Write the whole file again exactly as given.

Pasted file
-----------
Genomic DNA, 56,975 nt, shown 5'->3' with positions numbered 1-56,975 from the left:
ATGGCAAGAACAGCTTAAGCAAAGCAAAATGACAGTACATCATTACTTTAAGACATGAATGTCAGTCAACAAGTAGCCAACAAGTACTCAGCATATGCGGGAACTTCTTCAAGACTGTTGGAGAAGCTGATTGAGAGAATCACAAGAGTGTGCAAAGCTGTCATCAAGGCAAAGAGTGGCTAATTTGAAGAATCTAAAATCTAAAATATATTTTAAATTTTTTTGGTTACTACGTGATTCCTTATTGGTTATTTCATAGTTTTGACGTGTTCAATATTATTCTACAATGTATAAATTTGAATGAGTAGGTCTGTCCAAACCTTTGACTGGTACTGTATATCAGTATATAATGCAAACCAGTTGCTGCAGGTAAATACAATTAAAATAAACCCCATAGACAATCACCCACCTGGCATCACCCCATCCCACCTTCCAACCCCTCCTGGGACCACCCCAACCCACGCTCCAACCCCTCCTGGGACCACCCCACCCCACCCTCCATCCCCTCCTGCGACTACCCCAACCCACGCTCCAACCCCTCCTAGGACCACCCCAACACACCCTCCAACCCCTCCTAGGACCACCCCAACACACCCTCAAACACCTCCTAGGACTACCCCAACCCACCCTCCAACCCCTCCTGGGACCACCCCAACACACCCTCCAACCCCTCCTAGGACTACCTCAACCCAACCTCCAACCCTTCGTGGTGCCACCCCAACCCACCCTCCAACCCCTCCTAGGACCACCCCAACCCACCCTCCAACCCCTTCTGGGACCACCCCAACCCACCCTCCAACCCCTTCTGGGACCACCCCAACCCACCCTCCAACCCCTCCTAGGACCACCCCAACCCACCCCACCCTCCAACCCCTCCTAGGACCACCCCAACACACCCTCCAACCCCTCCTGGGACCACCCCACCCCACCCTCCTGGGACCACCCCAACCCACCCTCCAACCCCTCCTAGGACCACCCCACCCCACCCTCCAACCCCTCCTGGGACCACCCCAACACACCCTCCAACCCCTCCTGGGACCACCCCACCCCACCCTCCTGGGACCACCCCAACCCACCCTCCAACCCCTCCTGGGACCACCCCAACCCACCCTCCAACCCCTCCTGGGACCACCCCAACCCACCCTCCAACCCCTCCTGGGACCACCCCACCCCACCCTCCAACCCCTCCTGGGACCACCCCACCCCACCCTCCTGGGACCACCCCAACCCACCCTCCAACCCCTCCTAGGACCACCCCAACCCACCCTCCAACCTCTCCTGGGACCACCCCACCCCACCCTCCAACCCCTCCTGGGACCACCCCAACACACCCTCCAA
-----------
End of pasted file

Genomic DNA, 56,975 nt, shown 5'->3' with positions numbered 1-56,975 from the left:
ATGGCAAGAACAGCTTAAGCAAAGCAAAATGACAGTACATCATTACTTTAAGACATGAATGTCAGTCAACAAGTAGCCAACAAGTACTCAGCATATGCGGGAACTTCTTCAAGACTGTTGGAGAAGCTGATTGAGAGAATCACAAGAGTGTGCAAAGCTGTCATCAAGGCAAAGAGTGGCTAATTTGAAGAATCTAAAATCTAAAATATATTTTAAATTTTTTTGGTTACTACGTGATTCCTTATTGGTTATTTCATAGTTTTGACGTGTTCAATATTATTCTACAATGTATAAATTTGAATGAGTAGGTCTGTCCAAACCTTTGACTGGTACTGTATATCAGTATATAATGCAAACCAGTTGCTGCAGGTAAATACAATTAAAATAAACCCCATAGACAATCACCCACCTGGCATCACCCCATCCCACCTTCCAACCCCTCCTGGGACCACCCCAACCCACGCTCCAACCCCTCCTGGGACCACCCCACCCCACCCTCCATCCCCTCCTGCGACTACCCCAACCCACGCTCCAACCCCTCCTAGGACCACCCCAACACACCCTCCAACCCCTCCTAGGACCACCCCAACACACCCTCAAACACCTCCTAGGACTACCCCAACCCACCCTCCAACCCCTCCTGGGACCACCCCAACACACCCTCCAACCCCTCCTAGGACTACCTCAACCCAACCTCCAACCCTTCGTGGTGCCACCCCAACCCACCCTCCAACCCCTCCTAGGACCACCCCAACCCACCCTCCAACCCCTTCTGGGACCACCCCAACCCACCCTCCAACCCCTTCTGGGACCACCCCAACCCACCCTCCAACCCCTCCTAGGACCACCCCAACCCACCCCACCCTCCAACCCCTCCTAGGACCACCCCAACACACCCTCCAACCCCTCCTGGGACCACCCCACCCCACCCTCCTGGGACCACCCCAACCCACCCTCCAACCCCTCCTAGGACCACCCCACCCCACCCTCCAACCCCTCCTGGGACCACCCCAACACACCCTCCAACCCCTCCTGGGACCACCCCACCCCACCCTCCTGGGACCACCCCAACCCACCCTCCAACCCCTCCTGGGACCACCCCAACCCACCCTCCAACCCCTCCTGGGACCACCCCAACCCACCCTCCAACCCCTCCTGGGACCACCCCACCCCACCCTCCAACCCCTCCTGGGACCACCCCACCCCACCCTCCTGGGACCACCCCAACCCACCCTCCAACCCCTCCTAGGACCACCCCAACCCACCCTCCAACCTCTCCTGGGACCACCCCACCCCACCCTCCAACCCCTCCTGGGACCACCCCAACACACCCTCCAA